Lauren’s only weakness is her "hyperempathy", a condition that causes her to feel the pain of any person she perceives to be feeling pain (not by any kind of telepathy, it is more of a psychological condition from a birth defect). This makes fighting and self-defense very difficult, but she always does whatever she has to do to survive. The US depicted in this book is mostly in a state of anarchy, there is some kind of ineffective government in place and the police are mostly as bad – or worse – than the savages, robbers, rapists and cannibals roaming the land.
As I expected, the book is powerfully and beautifully written (in epistolary format). The characters are complex, vivid and entirely believable. If you are particularly squeamish some violent parts can be hard to read, though it is nothing compared to modern day “grimdark” fantasy like A Game of Thrones. Though the book’s title is taken from the New Testament Parable of the Sower is not a religious novel, much less a Christian one though Lauren’s Earthseed concept uses aspects of religion to inspire potential followers. More importantly it is a moving and thought provoking story about what makes living worthwhile. There is a sequel called Parable of the Talents which I will read fairly soon, I intend to read all her novels anyway, unfortunately, there are only a few left that I have not read.
To label The Great and Secret Show a horror novel would be to do it a disservice. "Arty horror" would be closer to the mark but that sounds silly andTo label The Great and Secret Show a horror novel would be to do it a disservice. "Arty horror" would be closer to the mark but that sounds silly and would still be inadequate. “Dark fantasy” sounds good to me though it deemphasizes the horror aspect of it a little too much, may be it is more phantasm than fantasy. Not that labels really matter, a good book is a good book regardless of whatever label you slap on it. I am only going on about it just to have some kind of intro!
To tell you what this book is about is a fairly complicated undertaking (best left to undertakers perhaps). It starts with one Randolph Jaffe’s quest for mastery of “The Art”, not just any old art but a craft or power that has the capability to tear a hole in the fabric of reality and create an opening to another dimension called Quiddity. Quiddity is a mystical dream sea, a sea of the mind that most people visit twice in their lives. “Once the first night you slept out of the womb. The second occasion the night you lay beside the person you loved.” That does not make much sense out of the context of the book so just imagine the weirdest goddamn sea you can and then pile on extra weirdness on top. The Quiddity sea changes you and is generally extremely bad for your complexion:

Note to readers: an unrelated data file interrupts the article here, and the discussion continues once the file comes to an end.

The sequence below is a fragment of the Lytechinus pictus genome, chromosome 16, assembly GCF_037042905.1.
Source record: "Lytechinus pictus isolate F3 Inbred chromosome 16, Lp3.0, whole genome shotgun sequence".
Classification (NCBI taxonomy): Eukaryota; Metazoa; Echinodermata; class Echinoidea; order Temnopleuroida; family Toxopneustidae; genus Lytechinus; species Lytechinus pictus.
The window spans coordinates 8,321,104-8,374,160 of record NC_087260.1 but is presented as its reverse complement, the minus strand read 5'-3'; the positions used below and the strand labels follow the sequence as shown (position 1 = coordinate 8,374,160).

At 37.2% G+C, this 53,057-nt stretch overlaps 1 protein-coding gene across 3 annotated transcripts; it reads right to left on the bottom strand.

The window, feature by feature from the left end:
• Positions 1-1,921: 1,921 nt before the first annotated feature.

Jaffe’s pursuit of the Art leads to his eventually becoming something other than human and triggers a possible supernatural apocalypse that threatens all human lives. What starts out as a man’s quest for power becomes a titanic struggle between good and evil where the battles often takes surreal forms.
Randolph Jaffe (AKA The Jaff). Again credit Gabriel Rodríguez Pérez.
That little synopsis barely scratches the surface of the novel’s plot. The Great and Secret Show is a dark fantasy of epic proportions (though “epic fantasy” has an entire different connotation, usually associated with Tolkien’s or George R.R. Martin’s kind of fantasy). With this book is Clive Barker is at the peak of his creativity, here he has created a brand new mythos about the nature of dreams and reality that is mind blowing. The storyline is quite complex but clearly narrated so there is never any problem following it. Fans of bizarre critters should have a field day with this book which is populated by some very bizarre and often disgusting creatures. For example you know how low budget horror movies from the 80s often feature shitty monsters? This book literally has shitty monsters made from actual fecal matter! There are also various other bizarre creatures made from fear and others made from dreams that I can not even begin to describe.
The book is full of horrific moments, surreal dream-like moments and even comical moments and romantic bits. I would not recommend it to anyone who is easily offended though. If you avert your eyes at Game of Thrones’ most outrageous scenes then leave The Great and Secret Show on the shelf. Barker's prose style is hard to pin down, sometime he takes flight into lyricism, other times he dives into the language of the gutter (he certainly seems to use the “C word” a lot). The multiple protagonists are all well drawn. The most memorable one being the evil Randolph Jaffe (AKA The Jaff) and the kickass heroine Tesla. I am quite impressed by how quickly Barker can introduce and develop characters that are vivid and believable, in a few pages within a single chapter mostly through dialog.